Ex Parte Campbell

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439 So. 2d 723 (1983)

Ex parte William Charlie CAMPBELL. (Re Willie Charlie Campbell v. State of Alabama).


Supreme Court of Alabama.

August 5, 1983.

William R. Hovater, Tuscumbia, for petitioner.

Charles A. Graddick, Atty. Gen., and Bill North, Asst. Atty. Gen., for respondent.


Certiorari was granted by this Court to review the decision of the Court of Criminal Appeals in Campbell v. State of Alabama, 439 So. 2d 718 (Ala.Cr.App.1983). The dispositive issue is whether a statement made by Willie Charlie Campbell, the defendant/appellant, in the presence of law enforcement officials, was sufficient as a matter of law to support an inference by the jury that the appellant had knowledge and thus constructive possession of the methaqualone. A synopsis of the pertinent facts of this appeal is as follows:

Lt. Aycock, a member of the Sheffield Police Department and one of the law enforcement officials who participated in the search of the residence at 506 West Grand, stated that items of men's and women's clothing were found in the bedroom of Sheryl Davenport, the room where the drugs were discovered. Testimony at the trial indicated that although Campbell kept some clothes in Sheryl Davenport's bedroom, he slept on the sofa in the living room when he stayed overnight. This was the only evidence actually linking Campbell to the drugs found in the bedroom.

In the following passage from its opinion, the Court of Criminal Appeals states:

"When constructive possession is relied on, the State must also prove beyond a reasonable doubt that the accused had knowledge of the presence of the controlled substance. Yarbrough v. State, 405 So. 2d 721 (Ala.Crim.App.1981).... Where the accused is not in exclusive possession of the premises, however, this knowledge may not be inferred `unless there are other circumstances tending to buttress this inference.' Temple [v. State, 366 So. 2d 740 (Ala.Cr.App.1978)], supra. Judge Bowen, writing for this court in Temple, enumerated several circumstances which may provide the necessary connection between an accused and contraband to buttress the inference that he knew of its presence. One of the circumstances enumerated is an admission by the defendant tending to show his connection with the drugs."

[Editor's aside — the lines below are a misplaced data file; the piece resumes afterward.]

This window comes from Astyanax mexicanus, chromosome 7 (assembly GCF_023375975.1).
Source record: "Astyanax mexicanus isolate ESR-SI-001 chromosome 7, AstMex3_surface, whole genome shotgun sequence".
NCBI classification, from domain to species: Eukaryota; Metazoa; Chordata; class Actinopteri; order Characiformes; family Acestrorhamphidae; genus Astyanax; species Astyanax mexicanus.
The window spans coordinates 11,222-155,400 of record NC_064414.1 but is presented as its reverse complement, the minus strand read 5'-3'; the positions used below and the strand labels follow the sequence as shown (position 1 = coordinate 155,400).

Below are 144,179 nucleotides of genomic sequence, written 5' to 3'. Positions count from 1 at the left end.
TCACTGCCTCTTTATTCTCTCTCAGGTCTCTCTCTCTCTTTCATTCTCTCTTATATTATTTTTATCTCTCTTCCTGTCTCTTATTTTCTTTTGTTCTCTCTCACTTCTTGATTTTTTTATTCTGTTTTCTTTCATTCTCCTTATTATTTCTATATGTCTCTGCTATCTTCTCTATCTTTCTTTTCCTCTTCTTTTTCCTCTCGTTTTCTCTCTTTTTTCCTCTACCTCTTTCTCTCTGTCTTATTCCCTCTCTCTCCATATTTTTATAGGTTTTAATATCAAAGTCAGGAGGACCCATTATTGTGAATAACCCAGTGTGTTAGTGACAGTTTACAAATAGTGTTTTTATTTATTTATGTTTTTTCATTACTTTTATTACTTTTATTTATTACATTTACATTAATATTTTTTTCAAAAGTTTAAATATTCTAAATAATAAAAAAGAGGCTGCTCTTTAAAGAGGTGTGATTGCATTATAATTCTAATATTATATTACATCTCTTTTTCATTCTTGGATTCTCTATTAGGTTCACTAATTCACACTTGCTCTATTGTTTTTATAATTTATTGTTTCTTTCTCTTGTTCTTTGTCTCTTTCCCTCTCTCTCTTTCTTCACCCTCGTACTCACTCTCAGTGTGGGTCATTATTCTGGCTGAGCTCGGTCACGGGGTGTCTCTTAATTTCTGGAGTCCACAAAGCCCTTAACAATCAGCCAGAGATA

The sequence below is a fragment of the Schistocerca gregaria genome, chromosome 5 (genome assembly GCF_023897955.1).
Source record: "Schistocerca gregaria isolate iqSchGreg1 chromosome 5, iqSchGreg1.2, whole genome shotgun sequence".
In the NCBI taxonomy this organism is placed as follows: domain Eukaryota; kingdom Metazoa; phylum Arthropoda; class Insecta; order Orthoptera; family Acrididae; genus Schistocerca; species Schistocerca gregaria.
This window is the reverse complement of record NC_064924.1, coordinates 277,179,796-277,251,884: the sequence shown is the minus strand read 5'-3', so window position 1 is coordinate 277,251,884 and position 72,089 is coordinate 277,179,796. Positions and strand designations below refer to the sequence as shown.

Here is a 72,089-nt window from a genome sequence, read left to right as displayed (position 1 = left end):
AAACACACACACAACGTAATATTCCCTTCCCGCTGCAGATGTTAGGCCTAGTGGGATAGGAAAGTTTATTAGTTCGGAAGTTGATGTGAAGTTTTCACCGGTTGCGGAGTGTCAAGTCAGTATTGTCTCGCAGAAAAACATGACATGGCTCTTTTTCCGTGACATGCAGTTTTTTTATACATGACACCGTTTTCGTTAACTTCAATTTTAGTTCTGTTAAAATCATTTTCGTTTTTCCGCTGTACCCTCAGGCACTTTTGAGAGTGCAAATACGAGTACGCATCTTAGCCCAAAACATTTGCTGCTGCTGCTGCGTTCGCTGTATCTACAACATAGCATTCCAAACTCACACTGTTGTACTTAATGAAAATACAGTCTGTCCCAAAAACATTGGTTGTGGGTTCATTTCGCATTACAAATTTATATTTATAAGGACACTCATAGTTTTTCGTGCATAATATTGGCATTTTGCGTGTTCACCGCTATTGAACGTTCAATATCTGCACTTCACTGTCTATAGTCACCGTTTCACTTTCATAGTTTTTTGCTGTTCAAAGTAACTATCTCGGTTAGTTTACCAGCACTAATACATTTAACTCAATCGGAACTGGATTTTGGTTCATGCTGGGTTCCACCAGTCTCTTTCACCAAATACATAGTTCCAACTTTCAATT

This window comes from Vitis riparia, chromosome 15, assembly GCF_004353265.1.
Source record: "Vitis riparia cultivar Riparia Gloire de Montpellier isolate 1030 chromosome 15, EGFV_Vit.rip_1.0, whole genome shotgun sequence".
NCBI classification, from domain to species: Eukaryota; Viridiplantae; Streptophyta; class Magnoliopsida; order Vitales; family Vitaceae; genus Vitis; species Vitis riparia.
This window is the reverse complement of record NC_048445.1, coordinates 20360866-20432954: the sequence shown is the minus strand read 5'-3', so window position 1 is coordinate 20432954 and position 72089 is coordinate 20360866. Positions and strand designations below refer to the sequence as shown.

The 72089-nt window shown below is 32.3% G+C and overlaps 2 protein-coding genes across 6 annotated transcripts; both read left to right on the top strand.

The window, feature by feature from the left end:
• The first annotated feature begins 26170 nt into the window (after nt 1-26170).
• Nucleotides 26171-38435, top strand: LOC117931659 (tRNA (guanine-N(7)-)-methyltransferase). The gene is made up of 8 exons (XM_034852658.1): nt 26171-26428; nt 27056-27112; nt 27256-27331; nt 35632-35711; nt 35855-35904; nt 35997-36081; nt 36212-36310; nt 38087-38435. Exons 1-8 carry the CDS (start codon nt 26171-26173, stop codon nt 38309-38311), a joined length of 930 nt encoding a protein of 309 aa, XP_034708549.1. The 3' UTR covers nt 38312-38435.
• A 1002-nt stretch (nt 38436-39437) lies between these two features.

439 So. 2d 718 (Ala.Cr.App.1983).

The testimony by Lt. Aycock and Colbert County Deputy Sheriff May concerning the details of Campbell's statement differed. Lt. Aycock testified that Campbell said, "Those kids doesn't [sic] know anything about that stuff," while Deputy May testified the statement was "You know that stuff is not theirs." Likewise, Lt. Aycock's testimony that the conversation between Campbell and him took place in the hallway outside the room where Campbell was being questioned was inconsistent with Deputy May's testimony that he heard the conversation in the interrogation room.

In Batson v. Birmingham Trust & Savings Co., 241 Ala. 629, 632, 4 So. 2d 307, 310 (1941), we stated that "[w]hen the existence of a fact is sought to be established by proving another fact, the fact so proven must be a fact from which the existence of the fact sought to be proven can be naturally and rationally inferred or presumed." We do not think either statement without further evidence is sufficient in this instance to constitute an admission by Campbell from which a jury could "naturally" or "rationally" infer or presume that he in fact had knowledge of the methaqualone.

Because Campbell's statement could in no way support a rational inference by the jury that he had knowledge of the drugs, the state failed to prove beyond a reasonable doubt that the accused had constructive possession of the controlled substance. See County Court of Ulster City v. Allen, 442 U.S. 140, 157, 99 S. Ct. 2213, 2225, 60 L. Ed. 2d 777 (1979). See also Ex parte Story v. State, 435 So. 2d 1365 (Ala.1983) (there was reasonable doubt as to appellant/passenger's knowledge of drugs discovered in a cosmetic bag or man's shaving kit (State's Exhibit 1) on the floorboard under the passenger's seat of an automobile, especially in view of testimony by a witness that he could not be sure whether State's Exhibit 1 was in fact the bag he had seen in appellant's hand.